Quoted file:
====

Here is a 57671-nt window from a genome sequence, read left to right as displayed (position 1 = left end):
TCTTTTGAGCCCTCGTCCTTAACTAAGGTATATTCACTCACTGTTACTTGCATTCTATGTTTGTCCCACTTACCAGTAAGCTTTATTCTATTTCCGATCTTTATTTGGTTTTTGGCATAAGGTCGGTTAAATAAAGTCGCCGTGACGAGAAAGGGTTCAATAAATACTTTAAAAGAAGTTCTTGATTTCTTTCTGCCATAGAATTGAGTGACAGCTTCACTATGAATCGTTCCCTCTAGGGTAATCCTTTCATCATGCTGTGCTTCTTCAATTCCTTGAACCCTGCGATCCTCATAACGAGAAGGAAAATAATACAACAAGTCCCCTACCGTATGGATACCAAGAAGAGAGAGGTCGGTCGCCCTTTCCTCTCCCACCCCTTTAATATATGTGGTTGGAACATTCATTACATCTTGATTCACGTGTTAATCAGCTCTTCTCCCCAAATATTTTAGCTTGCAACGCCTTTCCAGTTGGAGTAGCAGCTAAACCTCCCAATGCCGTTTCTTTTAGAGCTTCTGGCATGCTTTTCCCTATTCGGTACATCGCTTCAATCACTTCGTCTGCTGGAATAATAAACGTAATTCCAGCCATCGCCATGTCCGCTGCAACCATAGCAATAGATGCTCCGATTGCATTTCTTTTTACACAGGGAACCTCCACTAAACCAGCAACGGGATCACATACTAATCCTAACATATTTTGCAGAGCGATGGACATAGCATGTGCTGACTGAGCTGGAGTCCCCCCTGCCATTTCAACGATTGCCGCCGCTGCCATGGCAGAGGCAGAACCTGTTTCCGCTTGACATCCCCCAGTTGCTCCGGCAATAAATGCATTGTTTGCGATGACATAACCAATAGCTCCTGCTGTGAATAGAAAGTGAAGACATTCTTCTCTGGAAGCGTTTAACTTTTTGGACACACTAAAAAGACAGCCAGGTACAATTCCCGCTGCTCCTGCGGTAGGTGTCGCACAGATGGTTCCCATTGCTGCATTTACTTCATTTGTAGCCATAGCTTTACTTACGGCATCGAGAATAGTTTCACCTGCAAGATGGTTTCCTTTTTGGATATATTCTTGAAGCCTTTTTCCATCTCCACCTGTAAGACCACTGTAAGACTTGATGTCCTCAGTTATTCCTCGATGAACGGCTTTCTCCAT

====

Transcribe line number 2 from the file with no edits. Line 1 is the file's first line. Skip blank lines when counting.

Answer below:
TCTTTTGAGCCCTCGTCCTTAACTAAGGTATATTCACTCACTGTTACTTGCATTCTATGTTTGTCCCACTTACCAGTAAGCTTTATTCTATTTCCGATCTTTATTTGGTTTTTGGCATAAGGTCGGTTAAATAAAGTCGCCGTGACGAGAAAGGGTTCAATAAATACTTTAAAAGAAGTTCTTGATTTCTTTCTGCCATAGAATTGAGTGACAGCTTCACTATGAATCGTTCCCTCTAGGGTAATCCTTTCATCATGCTGTGCTTCTTCAATTCCTTGAACCCTGCGATCCTCATAACGAGAAGGAAAATAATACAACAAGTCCCCTACCGTATGGATACCAAGAAGAGAGAGGTCGGTCGCCCTTTCCTCTCCCACCCCTTTAATATATGTGGTTGGAACATTCATTACATCTTGATTCACGTGTTAATCAGCTCTTCTCCCCAAATATTTTAGCTTGCAACGCCTTTCCAGTTGGAGTAGCAGCTAAACCTCCCAATGCCGTTTCTTTTAGAGCTTCTGGCATGCTTTTCCCTATTCGGTACATCGCTTCAATCACTTCGTCTGCTGGAATAATAAACGTAATTCCAGCCATCGCCATGTCCGCTGCAACCATAGCAATAGATGCTCCGATTGCATTTCTTTTTACACAGGGAACCTCCACTAAACCAGCAACGGGATCACATACTAATCCTAACATATTTTGCAGAGCGATGGACATAGCATGTGCTGACTGAGCTGGAGTCCCCCCTGCCATTTCAACGATTGCCGCCGCTGCCATGGCAGAGGCAGAACCTGTTTCCGCTTGACATCCCCCAGTTGCTCCGGCAATAAATGCATTGTTTGCGATGACATAACCAATAGCTCCTGCTGTGAATAGAAAGTGAAGACATTCTTCTCTGGAAGCGTTTAACTTTTTGGACACACTAAAAAGACAGCCAGGTACAATTCCCGCTGCTCCTGCGGTAGGTGTCGCACAGATGGTTCCCATTGCTGCATTTACTTCATTTGTAGCCATAGCTTTACTTACGGCATCGAGAATAGTTTCACCTGCAAGATGGTTTCCTTTTTGGATATATTCTTGAAGCCTTTTTCCATCTCCACCTGTAAGACCACTGTAAGACTTGATGTCCTCAGTTATTCCTCGATGAACGGCTTTCTCCAT